Featuring one of the most impressive and compelling opening sequences of the franchise, X2: X-Men United just gets better from there. What a cool way to introduce the Nightcrawler (Alan Cumming), too. It sets up the plot well, as Nightcrawler’s attempted assassination on the President gives William Stryker (Brian Cox) an excuse to infiltrate Xavier’s school to detain and question mutants to get answers. The plot’s smart; and it’s great how Stryker holds a key to Logan’s past. Cerebro, Professor Xavier’s (Patrick Stewart) way to track humans, is introduced as a plot point more-so than the previous installment. This plot device is also a deadly weapon in ways.
William Stryker is an interesting villain played well by Brian Cox. I love the fact that mutants team up to beat Stryker. They set aside differences to unite, thus the title. It’s an enjoyable chemistry with everyone, and I think the characterization for Jean (Famke Janssen’s character) is stronger this time around. I think the relationship with Jean and Logan is great. I like James Mardsen, but some of his reactions near the end are god-awful, in a sort-of hilariously bad way. He’s just a bit over-the-top at the end.
This film’s visuals are impressive. The cinematography is also beautiful, especially when they’re in the Canadian Rockies. There are a few AWESOME action sequences which make the film really entertaining. The action scenes that are my personal favourites are when the military folks infiltrate Xavier’s school, the opening sequence, and the encounter at Bobby’s house is also awesome.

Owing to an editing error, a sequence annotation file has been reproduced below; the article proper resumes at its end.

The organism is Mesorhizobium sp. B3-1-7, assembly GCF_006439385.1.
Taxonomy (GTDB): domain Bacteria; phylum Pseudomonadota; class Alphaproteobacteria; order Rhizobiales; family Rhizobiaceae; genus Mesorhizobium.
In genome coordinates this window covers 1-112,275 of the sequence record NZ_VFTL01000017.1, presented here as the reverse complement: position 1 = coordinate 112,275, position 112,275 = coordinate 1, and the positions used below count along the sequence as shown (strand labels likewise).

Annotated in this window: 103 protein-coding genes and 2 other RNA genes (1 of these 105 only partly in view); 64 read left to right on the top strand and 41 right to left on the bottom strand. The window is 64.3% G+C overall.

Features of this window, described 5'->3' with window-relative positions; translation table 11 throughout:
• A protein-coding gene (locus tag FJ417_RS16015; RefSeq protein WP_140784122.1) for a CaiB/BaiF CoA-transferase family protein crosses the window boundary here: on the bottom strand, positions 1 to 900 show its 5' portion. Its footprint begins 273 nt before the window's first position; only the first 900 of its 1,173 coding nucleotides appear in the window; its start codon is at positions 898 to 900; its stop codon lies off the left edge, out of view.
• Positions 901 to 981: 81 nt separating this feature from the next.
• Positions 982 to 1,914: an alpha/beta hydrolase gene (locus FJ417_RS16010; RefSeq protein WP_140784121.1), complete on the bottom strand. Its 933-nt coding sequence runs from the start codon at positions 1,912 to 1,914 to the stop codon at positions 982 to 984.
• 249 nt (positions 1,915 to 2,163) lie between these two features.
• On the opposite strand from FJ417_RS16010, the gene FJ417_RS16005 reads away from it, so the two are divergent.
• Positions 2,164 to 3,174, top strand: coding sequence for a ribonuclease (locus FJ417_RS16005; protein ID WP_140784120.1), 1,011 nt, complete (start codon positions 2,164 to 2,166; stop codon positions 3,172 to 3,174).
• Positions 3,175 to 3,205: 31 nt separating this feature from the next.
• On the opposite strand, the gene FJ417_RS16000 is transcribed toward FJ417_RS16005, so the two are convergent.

I think the third act drags a bit, but it gets back on pace in the great finale. Hugh Jackman has a grounded performance at times, which is nice. I like how this film gives him the first truly raw characterization about his past. Some new mutants are awesome, especially Lady Deathstrike (Kelly Hu), a great opponent for Wolverine. (I really like some poignancy in select moments in their battle.) A mutant named Jason has always creeped me out. His powers and the illusions he can cast give the third act such a dark tone. That’s an aspect of the film that I’ve never been able to bite onto. Still, this is a strong outing that is better than its predecessor.